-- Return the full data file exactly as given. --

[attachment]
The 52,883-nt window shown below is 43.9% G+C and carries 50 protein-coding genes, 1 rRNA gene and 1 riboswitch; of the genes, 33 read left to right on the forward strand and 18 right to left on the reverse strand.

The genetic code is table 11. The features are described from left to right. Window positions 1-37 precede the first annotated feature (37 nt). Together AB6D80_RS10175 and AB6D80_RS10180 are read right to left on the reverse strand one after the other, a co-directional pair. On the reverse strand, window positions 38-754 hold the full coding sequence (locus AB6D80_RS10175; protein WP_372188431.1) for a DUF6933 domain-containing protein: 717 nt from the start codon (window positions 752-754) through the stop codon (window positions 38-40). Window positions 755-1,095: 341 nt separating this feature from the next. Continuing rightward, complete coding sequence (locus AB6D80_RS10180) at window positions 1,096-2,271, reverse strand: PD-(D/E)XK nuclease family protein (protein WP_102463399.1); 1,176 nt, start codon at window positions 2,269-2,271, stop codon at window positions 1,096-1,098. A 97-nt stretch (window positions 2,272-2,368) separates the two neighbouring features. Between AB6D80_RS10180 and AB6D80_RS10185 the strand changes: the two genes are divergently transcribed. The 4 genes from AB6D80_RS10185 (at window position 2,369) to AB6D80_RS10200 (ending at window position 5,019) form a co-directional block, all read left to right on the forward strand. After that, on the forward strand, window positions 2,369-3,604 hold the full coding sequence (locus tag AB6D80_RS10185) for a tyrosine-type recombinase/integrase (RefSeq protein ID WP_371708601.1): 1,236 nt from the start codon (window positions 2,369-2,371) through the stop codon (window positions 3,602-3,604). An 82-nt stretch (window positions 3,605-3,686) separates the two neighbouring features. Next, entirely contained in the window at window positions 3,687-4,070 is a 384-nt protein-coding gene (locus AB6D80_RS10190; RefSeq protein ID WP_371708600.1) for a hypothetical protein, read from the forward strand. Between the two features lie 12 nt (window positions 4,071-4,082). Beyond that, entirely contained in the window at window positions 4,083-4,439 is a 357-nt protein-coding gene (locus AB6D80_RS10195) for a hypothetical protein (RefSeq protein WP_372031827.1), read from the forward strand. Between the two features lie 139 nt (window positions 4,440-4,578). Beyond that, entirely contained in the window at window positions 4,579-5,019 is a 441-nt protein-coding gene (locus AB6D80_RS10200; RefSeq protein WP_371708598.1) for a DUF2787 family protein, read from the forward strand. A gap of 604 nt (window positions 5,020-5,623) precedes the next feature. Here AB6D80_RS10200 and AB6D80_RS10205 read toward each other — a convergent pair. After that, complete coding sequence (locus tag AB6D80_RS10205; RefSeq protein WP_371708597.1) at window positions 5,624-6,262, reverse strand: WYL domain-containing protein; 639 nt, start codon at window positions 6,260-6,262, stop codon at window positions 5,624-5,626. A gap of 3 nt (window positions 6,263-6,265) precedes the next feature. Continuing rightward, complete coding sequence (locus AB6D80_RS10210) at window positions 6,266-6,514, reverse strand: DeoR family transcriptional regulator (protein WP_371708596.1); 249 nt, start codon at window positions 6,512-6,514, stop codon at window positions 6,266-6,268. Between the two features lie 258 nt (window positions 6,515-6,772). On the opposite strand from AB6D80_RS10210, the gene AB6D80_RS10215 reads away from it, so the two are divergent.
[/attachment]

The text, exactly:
The 52,883-nt window shown below is 43.9% G+C and carries 50 protein-coding genes, 1 rRNA gene and 1 riboswitch; of the genes, 33 read left to right on the forward strand and 18 right to left on the reverse strand.

The genetic code is table 11. The features are described from left to right. Window positions 1-37 precede the first annotated feature (37 nt). Together AB6D80_RS10175 and AB6D80_RS10180 are read right to left on the reverse strand one after the other, a co-directional pair. On the reverse strand, window positions 38-754 hold the full coding sequence (locus AB6D80_RS10175; protein WP_372188431.1) for a DUF6933 domain-containing protein: 717 nt from the start codon (window positions 752-754) through the stop codon (window positions 38-40). Window positions 755-1,095: 341 nt separating this feature from the next. Continuing rightward, complete coding sequence (locus AB6D80_RS10180) at window positions 1,096-2,271, reverse strand: PD-(D/E)XK nuclease family protein (protein WP_102463399.1); 1,176 nt, start codon at window positions 2,269-2,271, stop codon at window positions 1,096-1,098. A 97-nt stretch (window positions 2,272-2,368) separates the two neighbouring features. Between AB6D80_RS10180 and AB6D80_RS10185 the strand changes: the two genes are divergently transcribed. The 4 genes from AB6D80_RS10185 (at window position 2,369) to AB6D80_RS10200 (ending at window position 5,019) form a co-directional block, all read left to right on the forward strand. After that, on the forward strand, window positions 2,369-3,604 hold the full coding sequence (locus tag AB6D80_RS10185) for a tyrosine-type recombinase/integrase (RefSeq protein ID WP_371708601.1): 1,236 nt from the start codon (window positions 2,369-2,371) through the stop codon (window positions 3,602-3,604). An 82-nt stretch (window positions 3,605-3,686) separates the two neighbouring features. Next, entirely contained in the window at window positions 3,687-4,070 is a 384-nt protein-coding gene (locus AB6D80_RS10190; RefSeq protein ID WP_371708600.1) for a hypothetical protein, read from the forward strand. Between the two features lie 12 nt (window positions 4,071-4,082). Beyond that, entirely contained in the window at window positions 4,083-4,439 is a 357-nt protein-coding gene (locus AB6D80_RS10195) for a hypothetical protein (RefSeq protein WP_372031827.1), read from the forward strand. Between the two features lie 139 nt (window positions 4,440-4,578). Beyond that, entirely contained in the window at window positions 4,579-5,019 is a 441-nt protein-coding gene (locus AB6D80_RS10200; RefSeq protein WP_371708598.1) for a DUF2787 family protein, read from the forward strand. A gap of 604 nt (window positions 5,020-5,623) precedes the next feature. Here AB6D80_RS10200 and AB6D80_RS10205 read toward each other — a convergent pair. After that, complete coding sequence (locus tag AB6D80_RS10205; RefSeq protein WP_371708597.1) at window positions 5,624-6,262, reverse strand: WYL domain-containing protein; 639 nt, start codon at window positions 6,260-6,262, stop codon at window positions 5,624-5,626. A gap of 3 nt (window positions 6,263-6,265) precedes the next feature. Continuing rightward, complete coding sequence (locus AB6D80_RS10210) at window positions 6,266-6,514, reverse strand: DeoR family transcriptional regulator (protein WP_371708596.1); 249 nt, start codon at window positions 6,512-6,514, stop codon at window positions 6,266-6,268. Between the two features lie 258 nt (window positions 6,515-6,772). On the opposite strand from AB6D80_RS10210, the gene AB6D80_RS10215 reads away from it, so the two are divergent.